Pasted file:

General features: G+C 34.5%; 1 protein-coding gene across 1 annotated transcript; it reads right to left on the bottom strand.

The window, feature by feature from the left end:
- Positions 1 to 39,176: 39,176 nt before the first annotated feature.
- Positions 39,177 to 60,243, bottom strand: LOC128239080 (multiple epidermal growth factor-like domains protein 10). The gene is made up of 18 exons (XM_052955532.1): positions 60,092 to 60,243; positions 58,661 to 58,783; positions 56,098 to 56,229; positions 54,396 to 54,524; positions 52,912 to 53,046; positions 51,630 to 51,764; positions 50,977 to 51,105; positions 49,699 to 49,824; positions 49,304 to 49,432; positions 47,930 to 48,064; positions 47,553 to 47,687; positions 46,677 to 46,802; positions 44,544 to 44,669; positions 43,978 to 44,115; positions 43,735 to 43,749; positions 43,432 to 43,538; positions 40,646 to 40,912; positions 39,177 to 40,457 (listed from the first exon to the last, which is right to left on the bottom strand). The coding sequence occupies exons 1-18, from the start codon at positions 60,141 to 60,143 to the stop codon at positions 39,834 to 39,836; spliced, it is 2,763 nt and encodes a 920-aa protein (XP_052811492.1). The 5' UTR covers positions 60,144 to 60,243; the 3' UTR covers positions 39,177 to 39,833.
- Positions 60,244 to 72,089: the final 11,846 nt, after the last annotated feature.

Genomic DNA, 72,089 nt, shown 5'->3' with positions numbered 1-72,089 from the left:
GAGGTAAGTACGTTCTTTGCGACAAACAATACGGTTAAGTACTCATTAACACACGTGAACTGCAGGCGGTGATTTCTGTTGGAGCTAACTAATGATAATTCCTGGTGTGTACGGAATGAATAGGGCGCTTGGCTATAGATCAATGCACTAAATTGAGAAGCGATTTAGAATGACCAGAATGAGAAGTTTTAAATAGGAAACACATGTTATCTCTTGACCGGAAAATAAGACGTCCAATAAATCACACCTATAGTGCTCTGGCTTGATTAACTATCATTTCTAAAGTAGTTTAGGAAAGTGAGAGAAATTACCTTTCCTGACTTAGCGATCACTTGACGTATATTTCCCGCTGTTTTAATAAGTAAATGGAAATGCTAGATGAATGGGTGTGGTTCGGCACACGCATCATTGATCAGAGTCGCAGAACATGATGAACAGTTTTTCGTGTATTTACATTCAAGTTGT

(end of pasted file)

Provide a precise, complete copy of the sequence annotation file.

General features: G+C 34.5%; 1 protein-coding gene across 1 annotated transcript; it reads right to left on the bottom strand.

The window, feature by feature from the left end:
- Positions 1 to 39,176: 39,176 nt before the first annotated feature.
- Positions 39,177 to 60,243, bottom strand: LOC128239080 (multiple epidermal growth factor-like domains protein 10). The gene is made up of 18 exons (XM_052955532.1): positions 60,092 to 60,243; positions 58,661 to 58,783; positions 56,098 to 56,229; positions 54,396 to 54,524; positions 52,912 to 53,046; positions 51,630 to 51,764; positions 50,977 to 51,105; positions 49,699 to 49,824; positions 49,304 to 49,432; positions 47,930 to 48,064; positions 47,553 to 47,687; positions 46,677 to 46,802; positions 44,544 to 44,669; positions 43,978 to 44,115; positions 43,735 to 43,749; positions 43,432 to 43,538; positions 40,646 to 40,912; positions 39,177 to 40,457 (listed from the first exon to the last, which is right to left on the bottom strand). The coding sequence occupies exons 1-18, from the start codon at positions 60,141 to 60,143 to the stop codon at positions 39,834 to 39,836; spliced, it is 2,763 nt and encodes a 920-aa protein (XP_052811492.1). The 5' UTR covers positions 60,144 to 60,243; the 3' UTR covers positions 39,177 to 39,833.
- Positions 60,244 to 72,089: the final 11,846 nt, after the last annotated feature.

Genomic DNA, 72,089 nt, shown 5'->3' with positions numbered 1-72,089 from the left:
GAGGTAAGTACGTTCTTTGCGACAAACAATACGGTTAAGTACTCATTAACACACGTGAACTGCAGGCGGTGATTTCTGTTGGAGCTAACTAATGATAATTCCTGGTGTGTACGGAATGAATAGGGCGCTTGGCTATAGATCAATGCACTAAATTGAGAAGCGATTTAGAATGACCAGAATGAGAAGTTTTAAATAGGAAACACATGTTATCTCTTGACCGGAAAATAAGACGTCCAATAAATCACACCTATAGTGCTCTGGCTTGATTAACTATCATTTCTAAAGTAGTTTAGGAAAGTGAGAGAAATTACCTTTCCTGACTTAGCGATCACTTGACGTATATTTCCCGCTGTTTTAATAAGTAAATGGAAATGCTAGATGAATGGGTGTGGTTCGGCACACGCATCATTGATCAGAGTCGCAGAACATGATGAACAGTTTTTCGTGTATTTACATTCAAGTTGT